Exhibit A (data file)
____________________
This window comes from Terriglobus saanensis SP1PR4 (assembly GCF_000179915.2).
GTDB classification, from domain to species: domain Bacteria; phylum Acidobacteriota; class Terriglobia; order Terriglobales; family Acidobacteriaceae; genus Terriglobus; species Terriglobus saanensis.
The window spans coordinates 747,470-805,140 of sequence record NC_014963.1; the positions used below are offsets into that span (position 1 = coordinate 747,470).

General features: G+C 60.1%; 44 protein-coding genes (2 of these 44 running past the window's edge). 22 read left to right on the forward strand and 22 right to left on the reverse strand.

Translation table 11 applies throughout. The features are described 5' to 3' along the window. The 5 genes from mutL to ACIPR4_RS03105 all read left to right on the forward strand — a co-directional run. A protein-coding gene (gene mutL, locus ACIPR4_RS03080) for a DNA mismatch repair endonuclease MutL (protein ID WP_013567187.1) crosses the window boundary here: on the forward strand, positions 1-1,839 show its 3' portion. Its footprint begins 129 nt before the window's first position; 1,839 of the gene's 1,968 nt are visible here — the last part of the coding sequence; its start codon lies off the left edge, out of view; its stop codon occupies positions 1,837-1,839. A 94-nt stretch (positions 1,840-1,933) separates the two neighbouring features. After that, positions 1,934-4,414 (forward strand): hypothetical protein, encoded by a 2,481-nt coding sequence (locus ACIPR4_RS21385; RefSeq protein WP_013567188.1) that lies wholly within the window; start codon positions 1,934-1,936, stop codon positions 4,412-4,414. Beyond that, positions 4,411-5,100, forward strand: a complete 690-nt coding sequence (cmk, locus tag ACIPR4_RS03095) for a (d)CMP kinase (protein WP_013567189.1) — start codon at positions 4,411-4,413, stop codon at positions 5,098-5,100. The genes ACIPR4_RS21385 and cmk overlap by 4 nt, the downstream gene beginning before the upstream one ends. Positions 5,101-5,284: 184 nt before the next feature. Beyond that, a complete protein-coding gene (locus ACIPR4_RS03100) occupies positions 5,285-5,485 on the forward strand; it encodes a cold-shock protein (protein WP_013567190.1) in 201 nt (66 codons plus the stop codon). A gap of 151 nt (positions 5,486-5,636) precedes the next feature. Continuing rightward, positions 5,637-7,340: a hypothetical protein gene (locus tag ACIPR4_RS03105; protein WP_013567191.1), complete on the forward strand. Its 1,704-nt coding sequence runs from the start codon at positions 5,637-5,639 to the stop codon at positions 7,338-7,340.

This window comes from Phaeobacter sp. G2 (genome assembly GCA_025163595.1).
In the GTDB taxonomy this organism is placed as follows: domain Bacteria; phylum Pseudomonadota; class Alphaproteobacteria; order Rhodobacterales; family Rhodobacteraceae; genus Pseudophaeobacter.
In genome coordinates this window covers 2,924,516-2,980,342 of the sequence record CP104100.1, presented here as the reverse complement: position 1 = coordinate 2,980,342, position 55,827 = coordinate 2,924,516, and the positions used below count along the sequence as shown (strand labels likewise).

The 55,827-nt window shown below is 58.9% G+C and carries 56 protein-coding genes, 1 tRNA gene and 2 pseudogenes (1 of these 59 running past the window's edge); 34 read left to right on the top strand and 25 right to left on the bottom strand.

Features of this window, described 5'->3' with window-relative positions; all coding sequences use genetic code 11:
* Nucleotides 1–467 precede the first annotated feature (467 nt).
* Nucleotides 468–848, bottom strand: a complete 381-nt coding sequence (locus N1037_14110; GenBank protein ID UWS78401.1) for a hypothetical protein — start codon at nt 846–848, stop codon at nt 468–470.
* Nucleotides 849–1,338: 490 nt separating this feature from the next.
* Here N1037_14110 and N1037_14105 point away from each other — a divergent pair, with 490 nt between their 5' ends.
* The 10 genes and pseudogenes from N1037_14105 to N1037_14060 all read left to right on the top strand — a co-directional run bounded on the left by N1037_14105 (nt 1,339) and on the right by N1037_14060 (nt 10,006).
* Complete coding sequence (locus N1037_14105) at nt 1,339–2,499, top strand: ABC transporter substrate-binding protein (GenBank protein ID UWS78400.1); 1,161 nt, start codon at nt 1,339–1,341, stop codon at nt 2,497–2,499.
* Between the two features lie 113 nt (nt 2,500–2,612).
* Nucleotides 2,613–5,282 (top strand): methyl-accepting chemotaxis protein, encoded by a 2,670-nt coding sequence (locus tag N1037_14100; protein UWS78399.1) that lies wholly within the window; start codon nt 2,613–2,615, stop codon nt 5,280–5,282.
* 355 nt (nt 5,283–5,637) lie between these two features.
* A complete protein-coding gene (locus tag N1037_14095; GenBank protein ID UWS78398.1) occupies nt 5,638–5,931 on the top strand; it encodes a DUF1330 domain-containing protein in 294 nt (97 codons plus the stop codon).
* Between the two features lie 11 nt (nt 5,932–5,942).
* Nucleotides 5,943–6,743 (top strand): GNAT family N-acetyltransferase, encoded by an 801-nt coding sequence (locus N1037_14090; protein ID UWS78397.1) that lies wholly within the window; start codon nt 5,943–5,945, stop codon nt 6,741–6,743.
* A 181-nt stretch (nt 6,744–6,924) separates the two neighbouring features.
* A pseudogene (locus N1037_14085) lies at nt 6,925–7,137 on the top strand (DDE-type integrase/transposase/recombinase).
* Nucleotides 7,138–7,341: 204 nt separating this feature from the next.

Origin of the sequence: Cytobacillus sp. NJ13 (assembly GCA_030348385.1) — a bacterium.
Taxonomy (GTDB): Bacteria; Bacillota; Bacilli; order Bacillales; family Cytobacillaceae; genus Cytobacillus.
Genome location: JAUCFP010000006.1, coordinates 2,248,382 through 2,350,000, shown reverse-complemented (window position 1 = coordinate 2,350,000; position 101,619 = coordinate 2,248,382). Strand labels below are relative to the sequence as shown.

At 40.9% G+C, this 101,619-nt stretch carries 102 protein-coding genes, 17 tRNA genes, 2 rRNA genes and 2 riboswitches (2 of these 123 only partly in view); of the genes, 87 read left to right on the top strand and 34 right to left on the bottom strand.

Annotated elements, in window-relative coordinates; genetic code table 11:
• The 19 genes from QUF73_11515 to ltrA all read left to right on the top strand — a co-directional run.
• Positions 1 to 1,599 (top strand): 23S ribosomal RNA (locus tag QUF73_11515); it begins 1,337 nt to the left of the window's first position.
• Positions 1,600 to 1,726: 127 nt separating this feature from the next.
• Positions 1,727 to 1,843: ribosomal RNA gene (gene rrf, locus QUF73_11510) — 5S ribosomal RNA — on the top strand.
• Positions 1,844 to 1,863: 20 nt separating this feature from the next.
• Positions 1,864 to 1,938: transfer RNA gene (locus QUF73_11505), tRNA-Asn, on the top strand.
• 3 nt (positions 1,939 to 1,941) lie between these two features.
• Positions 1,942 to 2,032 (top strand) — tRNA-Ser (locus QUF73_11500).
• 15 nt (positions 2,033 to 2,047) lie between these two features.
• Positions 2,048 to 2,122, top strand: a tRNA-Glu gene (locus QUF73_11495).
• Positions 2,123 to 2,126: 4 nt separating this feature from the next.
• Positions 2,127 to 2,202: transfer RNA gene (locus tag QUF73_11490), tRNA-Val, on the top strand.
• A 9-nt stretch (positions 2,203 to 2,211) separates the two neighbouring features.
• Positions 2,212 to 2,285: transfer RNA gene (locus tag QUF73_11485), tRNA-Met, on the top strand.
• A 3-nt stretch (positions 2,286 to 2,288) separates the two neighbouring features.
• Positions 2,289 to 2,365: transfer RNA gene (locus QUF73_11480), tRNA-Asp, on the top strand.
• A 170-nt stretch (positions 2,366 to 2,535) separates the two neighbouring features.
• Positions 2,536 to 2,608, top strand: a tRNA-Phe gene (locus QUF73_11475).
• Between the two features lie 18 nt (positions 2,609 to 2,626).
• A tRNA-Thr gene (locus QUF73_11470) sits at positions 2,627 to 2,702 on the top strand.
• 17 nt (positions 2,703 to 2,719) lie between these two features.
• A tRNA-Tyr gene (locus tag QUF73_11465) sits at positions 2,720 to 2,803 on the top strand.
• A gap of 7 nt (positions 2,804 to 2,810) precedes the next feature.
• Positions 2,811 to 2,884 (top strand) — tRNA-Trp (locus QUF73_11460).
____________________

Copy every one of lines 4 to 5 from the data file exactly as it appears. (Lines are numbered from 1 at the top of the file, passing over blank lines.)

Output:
General features: G+C 60.1%; 44 protein-coding genes (2 of these 44 running past the window's edge). 22 read left to right on the forward strand and 22 right to left on the reverse strand.

Translation table 11 applies throughout. The features are described 5' to 3' along the window. The 5 genes from mutL to ACIPR4_RS03105 all read left to right on the forward strand — a co-directional run. A protein-coding gene (gene mutL, locus ACIPR4_RS03080) for a DNA mismatch repair endonuclease MutL (protein ID WP_013567187.1) crosses the window boundary here: on the forward strand, positions 1-1,839 show its 3' portion. Its footprint begins 129 nt before the window's first position; 1,839 of the gene's 1,968 nt are visible here — the last part of the coding sequence; its start codon lies off the left edge, out of view; its stop codon occupies positions 1,837-1,839. A 94-nt stretch (positions 1,840-1,933) separates the two neighbouring features. After that, positions 1,934-4,414 (forward strand): hypothetical protein, encoded by a 2,481-nt coding sequence (locus ACIPR4_RS21385; RefSeq protein WP_013567188.1) that lies wholly within the window; start codon positions 1,934-1,936, stop codon positions 4,412-4,414. Beyond that, positions 4,411-5,100, forward strand: a complete 690-nt coding sequence (cmk, locus tag ACIPR4_RS03095) for a (d)CMP kinase (protein WP_013567189.1) — start codon at positions 4,411-4,413, stop codon at positions 5,098-5,100. The genes ACIPR4_RS21385 and cmk overlap by 4 nt, the downstream gene beginning before the upstream one ends. Positions 5,101-5,284: 184 nt before the next feature. Beyond that, a complete protein-coding gene (locus ACIPR4_RS03100) occupies positions 5,285-5,485 on the forward strand; it encodes a cold-shock protein (protein WP_013567190.1) in 201 nt (66 codons plus the stop codon). A gap of 151 nt (positions 5,486-5,636) precedes the next feature. Continuing rightward, positions 5,637-7,340: a hypothetical protein gene (locus tag ACIPR4_RS03105; protein WP_013567191.1), complete on the forward strand. Its 1,704-nt coding sequence runs from the start codon at positions 5,637-5,639 to the stop codon at positions 7,338-7,340.